Scientists at the University of California, Santa Cruz, have trapped the ribosome, a protein-building molecular machine essential to all life, in a key transitional state that has long eluded researchers. Now, for the first time, scientists can see how the ribosome performs the precise mechanical movements needed to translate genetic code into proteins without making mistakes.
“This is something that the whole field has been pursuing for the past decade,” said Harry Noller, Sinsheimer Professor of Molecular Biology at UC Santa Cruz. “We’ve trapped the ribosome in the middle of its movement during translocation, which is the most interesting, profound, and complex thing the ribosome does.”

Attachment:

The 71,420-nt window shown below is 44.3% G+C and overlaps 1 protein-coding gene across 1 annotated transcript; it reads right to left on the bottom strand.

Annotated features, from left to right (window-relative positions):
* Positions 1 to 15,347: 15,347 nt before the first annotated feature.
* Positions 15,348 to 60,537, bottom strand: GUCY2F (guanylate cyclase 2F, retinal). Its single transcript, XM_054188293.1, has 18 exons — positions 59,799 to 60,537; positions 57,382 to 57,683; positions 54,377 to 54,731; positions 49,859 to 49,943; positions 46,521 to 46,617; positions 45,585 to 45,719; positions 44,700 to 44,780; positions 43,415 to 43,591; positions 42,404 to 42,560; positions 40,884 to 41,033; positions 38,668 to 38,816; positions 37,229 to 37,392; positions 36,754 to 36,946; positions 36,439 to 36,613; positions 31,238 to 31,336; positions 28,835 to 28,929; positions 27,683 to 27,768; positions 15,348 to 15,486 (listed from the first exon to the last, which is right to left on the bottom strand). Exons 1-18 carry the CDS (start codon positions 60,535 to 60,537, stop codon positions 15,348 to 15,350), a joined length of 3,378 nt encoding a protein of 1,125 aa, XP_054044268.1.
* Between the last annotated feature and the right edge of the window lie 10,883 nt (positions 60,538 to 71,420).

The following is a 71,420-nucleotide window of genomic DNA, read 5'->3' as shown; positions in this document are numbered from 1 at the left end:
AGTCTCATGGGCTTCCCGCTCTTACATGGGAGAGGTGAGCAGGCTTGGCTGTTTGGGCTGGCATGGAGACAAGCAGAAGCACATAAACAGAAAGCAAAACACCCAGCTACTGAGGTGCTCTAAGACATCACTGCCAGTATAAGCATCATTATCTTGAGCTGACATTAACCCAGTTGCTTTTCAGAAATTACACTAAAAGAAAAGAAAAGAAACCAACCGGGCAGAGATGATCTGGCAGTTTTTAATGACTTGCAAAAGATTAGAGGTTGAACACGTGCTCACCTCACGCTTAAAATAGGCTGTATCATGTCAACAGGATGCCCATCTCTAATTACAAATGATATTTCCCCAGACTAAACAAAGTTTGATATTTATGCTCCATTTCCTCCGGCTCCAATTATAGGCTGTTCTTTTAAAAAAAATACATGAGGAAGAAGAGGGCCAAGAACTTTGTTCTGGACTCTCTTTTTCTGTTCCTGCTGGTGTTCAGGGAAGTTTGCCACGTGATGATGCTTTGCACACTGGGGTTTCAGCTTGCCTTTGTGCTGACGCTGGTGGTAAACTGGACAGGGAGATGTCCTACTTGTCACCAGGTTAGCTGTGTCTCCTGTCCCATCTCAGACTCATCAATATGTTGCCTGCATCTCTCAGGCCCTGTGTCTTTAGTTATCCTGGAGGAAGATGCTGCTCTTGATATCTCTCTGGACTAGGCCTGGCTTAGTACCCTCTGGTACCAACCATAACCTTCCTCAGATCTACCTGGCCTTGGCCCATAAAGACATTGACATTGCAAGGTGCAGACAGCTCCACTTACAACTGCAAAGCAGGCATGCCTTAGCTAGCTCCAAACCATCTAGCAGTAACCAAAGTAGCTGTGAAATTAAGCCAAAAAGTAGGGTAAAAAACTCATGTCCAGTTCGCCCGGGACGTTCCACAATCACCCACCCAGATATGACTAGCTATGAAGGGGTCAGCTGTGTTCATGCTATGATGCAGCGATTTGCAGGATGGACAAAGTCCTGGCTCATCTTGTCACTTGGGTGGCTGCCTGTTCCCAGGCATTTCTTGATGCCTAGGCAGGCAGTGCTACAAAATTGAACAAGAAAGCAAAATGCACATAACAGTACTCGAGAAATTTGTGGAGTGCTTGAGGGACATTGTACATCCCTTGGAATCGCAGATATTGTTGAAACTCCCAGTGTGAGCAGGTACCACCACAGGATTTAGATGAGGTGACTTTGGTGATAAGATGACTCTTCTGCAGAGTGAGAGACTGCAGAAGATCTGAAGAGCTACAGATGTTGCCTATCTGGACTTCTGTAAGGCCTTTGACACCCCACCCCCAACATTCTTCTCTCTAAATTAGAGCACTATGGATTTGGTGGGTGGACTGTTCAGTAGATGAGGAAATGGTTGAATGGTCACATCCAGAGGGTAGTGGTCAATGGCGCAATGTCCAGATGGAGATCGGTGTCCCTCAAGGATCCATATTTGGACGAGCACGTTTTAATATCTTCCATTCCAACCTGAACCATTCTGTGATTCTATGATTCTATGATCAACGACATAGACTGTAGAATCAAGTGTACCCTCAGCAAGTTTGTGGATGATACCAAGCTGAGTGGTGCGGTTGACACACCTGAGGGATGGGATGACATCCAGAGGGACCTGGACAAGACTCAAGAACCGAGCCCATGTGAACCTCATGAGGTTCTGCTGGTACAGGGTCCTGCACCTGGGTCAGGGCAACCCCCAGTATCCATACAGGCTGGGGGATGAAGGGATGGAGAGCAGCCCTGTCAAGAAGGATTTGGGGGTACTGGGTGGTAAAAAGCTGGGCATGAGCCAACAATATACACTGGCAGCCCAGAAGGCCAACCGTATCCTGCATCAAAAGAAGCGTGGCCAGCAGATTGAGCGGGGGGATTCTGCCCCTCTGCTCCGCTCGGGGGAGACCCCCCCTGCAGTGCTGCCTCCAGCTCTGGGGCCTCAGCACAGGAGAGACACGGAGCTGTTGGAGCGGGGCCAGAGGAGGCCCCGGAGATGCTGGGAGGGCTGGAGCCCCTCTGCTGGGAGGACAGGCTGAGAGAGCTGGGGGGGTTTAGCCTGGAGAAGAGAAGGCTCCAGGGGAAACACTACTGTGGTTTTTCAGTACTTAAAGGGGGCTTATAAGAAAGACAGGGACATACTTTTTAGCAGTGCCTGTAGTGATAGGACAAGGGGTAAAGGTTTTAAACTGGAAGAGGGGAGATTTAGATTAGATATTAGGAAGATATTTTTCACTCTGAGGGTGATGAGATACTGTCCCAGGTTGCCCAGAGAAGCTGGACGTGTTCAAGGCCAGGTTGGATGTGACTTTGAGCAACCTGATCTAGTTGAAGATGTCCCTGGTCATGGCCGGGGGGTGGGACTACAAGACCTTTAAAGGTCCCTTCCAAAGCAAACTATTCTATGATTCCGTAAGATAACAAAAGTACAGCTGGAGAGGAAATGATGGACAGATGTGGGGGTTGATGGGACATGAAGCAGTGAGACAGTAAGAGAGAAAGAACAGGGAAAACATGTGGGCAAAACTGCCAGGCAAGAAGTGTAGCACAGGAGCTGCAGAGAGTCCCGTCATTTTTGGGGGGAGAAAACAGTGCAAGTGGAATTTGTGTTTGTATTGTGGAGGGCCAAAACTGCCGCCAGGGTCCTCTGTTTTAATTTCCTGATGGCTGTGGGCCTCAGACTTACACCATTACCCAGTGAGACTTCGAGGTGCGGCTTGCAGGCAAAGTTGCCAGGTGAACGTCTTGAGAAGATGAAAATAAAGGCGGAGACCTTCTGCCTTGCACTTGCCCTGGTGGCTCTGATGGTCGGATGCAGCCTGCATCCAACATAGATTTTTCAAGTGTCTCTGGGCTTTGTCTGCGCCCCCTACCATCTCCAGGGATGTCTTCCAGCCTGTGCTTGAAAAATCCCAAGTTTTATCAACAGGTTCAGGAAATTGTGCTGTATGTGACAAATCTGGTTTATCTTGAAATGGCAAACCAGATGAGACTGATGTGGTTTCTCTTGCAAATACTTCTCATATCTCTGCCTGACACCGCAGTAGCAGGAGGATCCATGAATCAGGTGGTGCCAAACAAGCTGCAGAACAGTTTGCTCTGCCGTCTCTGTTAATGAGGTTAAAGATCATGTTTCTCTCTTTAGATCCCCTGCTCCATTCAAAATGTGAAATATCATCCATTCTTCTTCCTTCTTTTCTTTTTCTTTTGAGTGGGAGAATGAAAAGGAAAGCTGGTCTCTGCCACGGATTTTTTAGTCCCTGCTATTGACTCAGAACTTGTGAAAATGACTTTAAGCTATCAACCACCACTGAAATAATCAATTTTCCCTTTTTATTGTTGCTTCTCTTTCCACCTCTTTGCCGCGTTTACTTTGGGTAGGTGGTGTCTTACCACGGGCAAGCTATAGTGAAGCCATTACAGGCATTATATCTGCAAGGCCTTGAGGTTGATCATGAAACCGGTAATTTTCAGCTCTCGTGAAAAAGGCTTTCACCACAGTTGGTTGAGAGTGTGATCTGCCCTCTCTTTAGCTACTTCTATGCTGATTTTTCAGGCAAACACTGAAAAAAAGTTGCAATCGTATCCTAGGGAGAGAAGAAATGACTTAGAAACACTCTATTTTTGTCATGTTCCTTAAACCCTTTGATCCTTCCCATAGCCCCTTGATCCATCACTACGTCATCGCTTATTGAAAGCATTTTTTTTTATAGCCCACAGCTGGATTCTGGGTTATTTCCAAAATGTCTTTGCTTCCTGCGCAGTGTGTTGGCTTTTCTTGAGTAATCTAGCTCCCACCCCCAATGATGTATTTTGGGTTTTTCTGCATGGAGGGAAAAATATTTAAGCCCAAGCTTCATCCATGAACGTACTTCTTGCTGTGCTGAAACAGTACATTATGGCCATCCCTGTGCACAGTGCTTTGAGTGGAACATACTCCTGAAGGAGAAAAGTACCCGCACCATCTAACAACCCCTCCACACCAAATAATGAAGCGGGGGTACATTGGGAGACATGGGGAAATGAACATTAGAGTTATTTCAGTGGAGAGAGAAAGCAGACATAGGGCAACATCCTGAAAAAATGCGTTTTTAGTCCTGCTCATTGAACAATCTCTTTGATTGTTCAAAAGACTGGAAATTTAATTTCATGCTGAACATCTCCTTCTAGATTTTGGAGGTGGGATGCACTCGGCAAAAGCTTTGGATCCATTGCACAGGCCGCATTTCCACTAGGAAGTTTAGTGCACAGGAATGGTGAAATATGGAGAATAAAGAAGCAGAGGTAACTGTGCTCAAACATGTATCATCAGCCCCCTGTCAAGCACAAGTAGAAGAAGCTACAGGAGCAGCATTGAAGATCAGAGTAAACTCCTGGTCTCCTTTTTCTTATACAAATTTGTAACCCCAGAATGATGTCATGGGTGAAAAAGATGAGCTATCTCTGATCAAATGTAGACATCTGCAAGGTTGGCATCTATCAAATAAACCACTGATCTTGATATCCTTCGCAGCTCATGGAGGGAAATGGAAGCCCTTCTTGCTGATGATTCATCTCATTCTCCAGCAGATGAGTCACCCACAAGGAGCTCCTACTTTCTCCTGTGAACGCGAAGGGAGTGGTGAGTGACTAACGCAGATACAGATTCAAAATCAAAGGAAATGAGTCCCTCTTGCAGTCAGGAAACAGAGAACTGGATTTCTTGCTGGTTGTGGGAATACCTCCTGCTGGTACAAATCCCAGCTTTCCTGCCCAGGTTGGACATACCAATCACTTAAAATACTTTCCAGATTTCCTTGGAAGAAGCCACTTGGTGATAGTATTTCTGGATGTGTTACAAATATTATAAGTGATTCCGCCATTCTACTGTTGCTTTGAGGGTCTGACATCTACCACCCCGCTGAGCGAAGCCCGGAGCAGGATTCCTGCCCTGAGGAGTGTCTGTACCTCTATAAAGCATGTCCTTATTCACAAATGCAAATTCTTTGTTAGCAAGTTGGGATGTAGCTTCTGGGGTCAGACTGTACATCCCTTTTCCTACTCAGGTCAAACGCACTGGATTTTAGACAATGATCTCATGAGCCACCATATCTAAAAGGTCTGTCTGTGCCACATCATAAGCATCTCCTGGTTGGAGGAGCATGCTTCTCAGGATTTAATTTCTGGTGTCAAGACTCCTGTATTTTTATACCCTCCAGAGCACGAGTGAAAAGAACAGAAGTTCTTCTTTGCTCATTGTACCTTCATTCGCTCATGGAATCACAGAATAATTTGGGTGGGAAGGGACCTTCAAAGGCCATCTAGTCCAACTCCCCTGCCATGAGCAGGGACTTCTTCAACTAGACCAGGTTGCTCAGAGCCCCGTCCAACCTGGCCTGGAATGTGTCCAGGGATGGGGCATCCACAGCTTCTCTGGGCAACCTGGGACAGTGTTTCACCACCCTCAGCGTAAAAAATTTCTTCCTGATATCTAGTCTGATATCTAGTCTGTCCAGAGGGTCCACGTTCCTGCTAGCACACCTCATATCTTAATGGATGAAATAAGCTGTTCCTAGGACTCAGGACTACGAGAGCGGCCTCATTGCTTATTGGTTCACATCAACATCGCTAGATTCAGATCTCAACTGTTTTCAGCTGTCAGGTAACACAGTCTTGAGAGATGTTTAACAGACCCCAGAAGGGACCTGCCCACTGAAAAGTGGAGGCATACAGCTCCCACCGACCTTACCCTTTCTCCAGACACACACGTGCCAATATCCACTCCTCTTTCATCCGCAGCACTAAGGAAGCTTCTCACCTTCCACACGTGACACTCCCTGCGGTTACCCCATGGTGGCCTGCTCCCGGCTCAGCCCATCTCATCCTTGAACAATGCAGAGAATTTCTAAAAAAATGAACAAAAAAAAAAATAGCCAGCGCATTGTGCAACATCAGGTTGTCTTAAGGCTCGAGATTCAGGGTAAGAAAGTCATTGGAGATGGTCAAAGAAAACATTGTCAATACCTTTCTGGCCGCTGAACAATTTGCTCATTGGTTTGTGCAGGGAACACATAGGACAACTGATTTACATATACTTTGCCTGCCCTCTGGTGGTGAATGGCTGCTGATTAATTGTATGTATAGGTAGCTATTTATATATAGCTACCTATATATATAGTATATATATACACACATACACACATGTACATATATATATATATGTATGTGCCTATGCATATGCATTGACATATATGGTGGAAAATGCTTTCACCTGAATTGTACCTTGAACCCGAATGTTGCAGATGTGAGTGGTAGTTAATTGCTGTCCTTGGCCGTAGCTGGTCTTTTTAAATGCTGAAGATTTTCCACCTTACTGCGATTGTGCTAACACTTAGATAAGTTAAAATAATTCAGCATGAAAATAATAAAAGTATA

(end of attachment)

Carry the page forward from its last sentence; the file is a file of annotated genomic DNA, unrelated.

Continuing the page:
Understanding ribosomes is important not only because of their crucial role as the protein factories of all living cells, but also because many antibiotics work by targeting bacterial ribosomes. Research on ribosomes by Noller and others has led to the development of novel antibiotics that hold promise for use against drug-resistant bacteria.
Noller’s lab is known for its pioneering work to elucidate the atomic structure of the ribosome, which is made of long chains of RNA and proteins interlaced together in complicated foldings. Using x-ray crystallography, his group has shown the ribosome in different conformations as it interacts with other molecules. The new study, led by postdoctoral researcher Jie Zhou, is published in the June 28 issue of Science.
Read more at: Phys.org